Well, the situation is following - I'm doing my Ph.D. currently abroad, while still having a position in my home country. It's not a high-ranked university there, but the research institute itself is a very good, new supercomputing centre (40-50th cluster in TOP500 and getting new ones). Now it seems, that if I'll keep my current productivity level, I could aspire to get a senior position, right after my Ph.D.

That said, I'd love to have a family in a few years, but I'd also like to keep an opportunity to get to a better university in a future (possibly with them).

So, do you think, that accepting (if offered, of course) such leading position, could make up for the post-doc experience, if the subsequent publications from my team would be good?

I'm aware, that this is highly non-standard situation, as I know nobody who would experience it.


To explain my situation in more detail - let's say I have an opportunity to become a leader of my own research team in a not-so-good university right after my Ph.D. with a chance to do a good research there, as the quality of this research centre is much higher, than the uni average.

On the other hand, my long term ambition would be to get a research position at some higher ranked university. So, would this university usually prefer man with some leadership experience or a fresh "post post-doc" from some more prestigious institute?


My home institute is in the Czech Republic.

  • It's not clear what you mean by "senior position" or "leading position". Also, I'm not sure that there's any correlation between how big a computer an institution has, and how good its work is?
    – Flyto
    Jun 24, 2019 at 17:09
  • @Flyto In my country, there are strict professional "levels" in research field - before your Ph.D. you're R&D Support Staff, during Ph.D. then Research Assistant, later Researcher and Senior Researcher. All the levels under Senior are basically the same - low salary and very little freedom of choices - very often you get assigned to something, which is not your interest at all. As a Senior Researcher, on the other hand, you have your own small team (5-10 people) and you're responsible for the choice of research topics etc.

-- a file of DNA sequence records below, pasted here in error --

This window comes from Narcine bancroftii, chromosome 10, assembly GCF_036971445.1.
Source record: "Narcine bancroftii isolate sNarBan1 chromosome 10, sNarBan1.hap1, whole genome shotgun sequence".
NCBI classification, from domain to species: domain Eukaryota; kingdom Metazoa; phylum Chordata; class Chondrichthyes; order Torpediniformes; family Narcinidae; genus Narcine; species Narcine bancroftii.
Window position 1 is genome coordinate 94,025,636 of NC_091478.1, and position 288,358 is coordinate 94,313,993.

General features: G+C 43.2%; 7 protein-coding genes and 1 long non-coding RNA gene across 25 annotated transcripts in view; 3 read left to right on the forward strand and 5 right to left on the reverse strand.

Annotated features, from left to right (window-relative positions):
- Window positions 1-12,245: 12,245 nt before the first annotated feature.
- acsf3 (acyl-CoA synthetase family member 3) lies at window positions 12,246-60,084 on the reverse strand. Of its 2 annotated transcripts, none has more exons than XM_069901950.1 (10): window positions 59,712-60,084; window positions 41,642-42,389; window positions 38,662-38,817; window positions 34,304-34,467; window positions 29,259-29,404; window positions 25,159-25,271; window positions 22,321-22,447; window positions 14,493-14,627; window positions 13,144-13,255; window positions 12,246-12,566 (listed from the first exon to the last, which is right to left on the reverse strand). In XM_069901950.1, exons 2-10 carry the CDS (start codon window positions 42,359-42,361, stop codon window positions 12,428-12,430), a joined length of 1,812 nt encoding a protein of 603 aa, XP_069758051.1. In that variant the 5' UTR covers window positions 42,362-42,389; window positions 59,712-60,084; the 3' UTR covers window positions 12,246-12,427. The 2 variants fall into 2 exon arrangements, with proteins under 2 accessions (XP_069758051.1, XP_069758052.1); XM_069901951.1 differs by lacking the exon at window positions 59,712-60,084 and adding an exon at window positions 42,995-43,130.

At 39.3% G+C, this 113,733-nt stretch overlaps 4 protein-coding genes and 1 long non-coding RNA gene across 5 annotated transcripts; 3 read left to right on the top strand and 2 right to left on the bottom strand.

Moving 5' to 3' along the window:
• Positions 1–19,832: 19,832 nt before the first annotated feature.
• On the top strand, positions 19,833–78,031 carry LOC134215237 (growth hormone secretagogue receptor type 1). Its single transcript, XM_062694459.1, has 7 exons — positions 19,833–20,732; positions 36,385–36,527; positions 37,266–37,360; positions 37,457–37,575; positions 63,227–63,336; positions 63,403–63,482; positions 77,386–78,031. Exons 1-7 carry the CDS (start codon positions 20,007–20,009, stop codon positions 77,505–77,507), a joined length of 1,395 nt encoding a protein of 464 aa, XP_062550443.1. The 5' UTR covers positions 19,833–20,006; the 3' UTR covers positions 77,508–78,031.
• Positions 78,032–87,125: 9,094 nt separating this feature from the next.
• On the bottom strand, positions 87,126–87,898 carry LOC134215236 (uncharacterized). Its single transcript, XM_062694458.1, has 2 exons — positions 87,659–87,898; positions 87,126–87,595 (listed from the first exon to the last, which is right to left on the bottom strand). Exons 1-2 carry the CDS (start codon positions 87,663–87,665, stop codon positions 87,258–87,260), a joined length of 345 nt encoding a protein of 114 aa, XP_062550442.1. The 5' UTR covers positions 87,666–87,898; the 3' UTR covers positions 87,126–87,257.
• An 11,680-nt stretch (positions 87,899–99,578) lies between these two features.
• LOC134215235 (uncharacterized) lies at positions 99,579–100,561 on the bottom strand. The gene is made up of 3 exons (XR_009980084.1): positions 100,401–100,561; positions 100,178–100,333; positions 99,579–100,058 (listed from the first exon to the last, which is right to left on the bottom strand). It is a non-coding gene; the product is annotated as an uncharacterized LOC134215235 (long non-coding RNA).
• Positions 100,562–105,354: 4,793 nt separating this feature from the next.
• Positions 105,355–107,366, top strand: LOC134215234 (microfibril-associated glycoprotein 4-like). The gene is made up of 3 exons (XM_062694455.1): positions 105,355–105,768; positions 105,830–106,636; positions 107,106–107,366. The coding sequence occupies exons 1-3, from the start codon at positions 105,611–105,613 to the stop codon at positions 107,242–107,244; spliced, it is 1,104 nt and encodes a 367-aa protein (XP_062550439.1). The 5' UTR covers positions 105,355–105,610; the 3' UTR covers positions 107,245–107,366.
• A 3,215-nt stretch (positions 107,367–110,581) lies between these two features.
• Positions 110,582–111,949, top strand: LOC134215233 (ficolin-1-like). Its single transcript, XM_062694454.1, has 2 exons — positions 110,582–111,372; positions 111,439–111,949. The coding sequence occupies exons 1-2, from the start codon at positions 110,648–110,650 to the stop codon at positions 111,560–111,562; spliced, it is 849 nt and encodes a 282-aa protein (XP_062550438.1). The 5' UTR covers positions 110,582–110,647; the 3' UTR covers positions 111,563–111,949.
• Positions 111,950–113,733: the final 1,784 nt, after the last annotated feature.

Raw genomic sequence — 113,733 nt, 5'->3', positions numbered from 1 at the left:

– Eenoku
    Jun 24, 2019 at 17:35
  • @Flyto Also, I don't think, that all the HPC centres are needlessly bad with smaller computers or good with larger ones. That said, larger ones usually correlate with directorship ability to get money and projects, which, in my experience, means a better research quite often.
    – Eenoku
    Jun 24, 2019 at 17:36
  • Thanks for the clarifications adn the edit. I've nominated the question for re-opening. You might find it helpful to edit again to mention which country you're in, as systems can be very different.
    – Flyto
    Jun 24, 2019 at 18:52

1 Answer 1


I'm not exactly sure what your dilemma is. Normally a post doc is valuable because it helps you get a good position (i.e. not as a post doc). If you can do that otherwise, a post doc seems to me to be of little value. Of course, it can lead to broadening your circle of collaboration, which is a good thing, but there are other ways to do that also.

I think that most post docs would rather be post post docs. With real and secure positions.

  • Thank you for your answer! The main point of my dilemma is, that I'd love to try to switch to some more prestigious university in the future (possibly abroad), but I'm not sure, if it's even possible after "junior phase" - I have no experience with that, obviously...
    – Eenoku
    Jun 24, 2019 at 12:30
  • @eenoku I don't know what country you're in, and probably don't know the system there, but I think it's unlikely that accepting a non-postdoc job at one institution will get you "stuck" there.
    – Flyto
    Jun 24, 2019 at 18:53
  • @Flyto Thanks! I've added the information about my country.
    – Eenoku
    Jun 24, 2019 at 19:47

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